This album is fucking nuts considering the time period, sound, experimentation, and so on. How this album went unreleased for 35 years is beyond me. Rejoice in the internet age, fair travelers
Smile for a while
Friday, February 12, 2010
"For its second album, Blind Idiot God enlisted the services of producer Bill Laswell, but the results show little difference from the attack evidenced on the band's initial release. Once again, the band alternates between surging instrumental barnburners like "Sawtooth" and "Drowning" and spare, evocative dub-oriented songs. Both are handled with the same imagination and confidence that the group had previously exhibited; this was one extremely tight and talented power trio. Andy Hawkins' compositions often take surprising turns during their short duration, themes bending and elongating in a manner providing delicious tension. Ted Epstein's drumming is a marvel to hear, combining an overwhelming strength with an unusual subtlety of rhythmic choices that one doesn't often hear in music as ostensibly rock-based as this. Two tracks stand out as departures from the group's first album: a cover of George Clinton's "Alice in My Fantasies" wherein Blind Idiot God shows that it can also handle power funk quite capably, and the final cut, "Purged Specimen." For this number, the trio is joined by saxophonist, composer (he wrote the piece), and lover of hardcore thrash John Zorn. The track sounds much more like a Naked City song than a typical Blind Idiot God rave-up though, again, it's an example of the band successfully navigating hitherto unexplored territory. Listeners who enjoyed the band's debut album will find more of the same here, even if they suspect that a bit of a rut is being established."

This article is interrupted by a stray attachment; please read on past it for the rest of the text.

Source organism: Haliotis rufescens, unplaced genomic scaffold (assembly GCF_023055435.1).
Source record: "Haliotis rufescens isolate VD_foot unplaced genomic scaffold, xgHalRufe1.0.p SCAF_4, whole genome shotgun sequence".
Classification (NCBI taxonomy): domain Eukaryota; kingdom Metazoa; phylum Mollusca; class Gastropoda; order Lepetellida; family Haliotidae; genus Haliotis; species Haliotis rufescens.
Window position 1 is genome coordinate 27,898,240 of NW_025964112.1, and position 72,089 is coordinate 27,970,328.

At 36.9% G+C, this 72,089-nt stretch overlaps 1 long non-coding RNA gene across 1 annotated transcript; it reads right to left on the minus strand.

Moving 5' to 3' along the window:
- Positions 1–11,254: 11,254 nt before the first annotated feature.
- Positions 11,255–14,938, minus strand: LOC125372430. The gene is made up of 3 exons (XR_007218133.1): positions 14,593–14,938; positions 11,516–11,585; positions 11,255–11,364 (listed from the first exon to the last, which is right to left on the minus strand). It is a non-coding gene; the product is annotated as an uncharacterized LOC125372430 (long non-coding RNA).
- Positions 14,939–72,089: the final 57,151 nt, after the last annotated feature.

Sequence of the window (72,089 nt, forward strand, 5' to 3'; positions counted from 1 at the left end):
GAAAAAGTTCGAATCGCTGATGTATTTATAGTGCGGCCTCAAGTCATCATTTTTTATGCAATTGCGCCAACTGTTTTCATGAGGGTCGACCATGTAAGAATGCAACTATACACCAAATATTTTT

Quick upload. But recommended. Especially for you Dub fans. Trust me.
Watch yer step
Saturday, February 6, 2010
"971 strikes again! Here's a new cd reish of this beautifully freaky album by a Japanese "Buddhist-psych" band called People, featuring guitarist Kimio Mizutani (who played with Love Live Life + 1, Hiro Yanagida, and others, and did a solo album called A Path Through Haze). There's monk-like chanting and resounding gongs, field recordings of birds and street sounds, and even, strangely enough, samples from soulful psych-funk producer David Axelrod's classic 1968 album Song Of Innocence. And of course heavy wah wah guitar action. The album is a real 'trip', much of it indeed very ceremonial-sounding, venturing from blissful grooves with tick-tock rhythms ("Shomyo Part 2") and placid, lovely droniness ("Prayer Part 1") to sheer pounding electric fuzz riffage laced with screams of orgasmic ecstasy ("Prayer Part 2"). The puzzling use of those lush, orchestral Axelrod samples on the first and last tracks just helps to make this somehow both very much of its time and also way ahead of it (since Axelrod is heavily sampled by folks today as well!). Quite recommended."
Psych fans unite!
Pray for it
Tuesday, February 2, 2010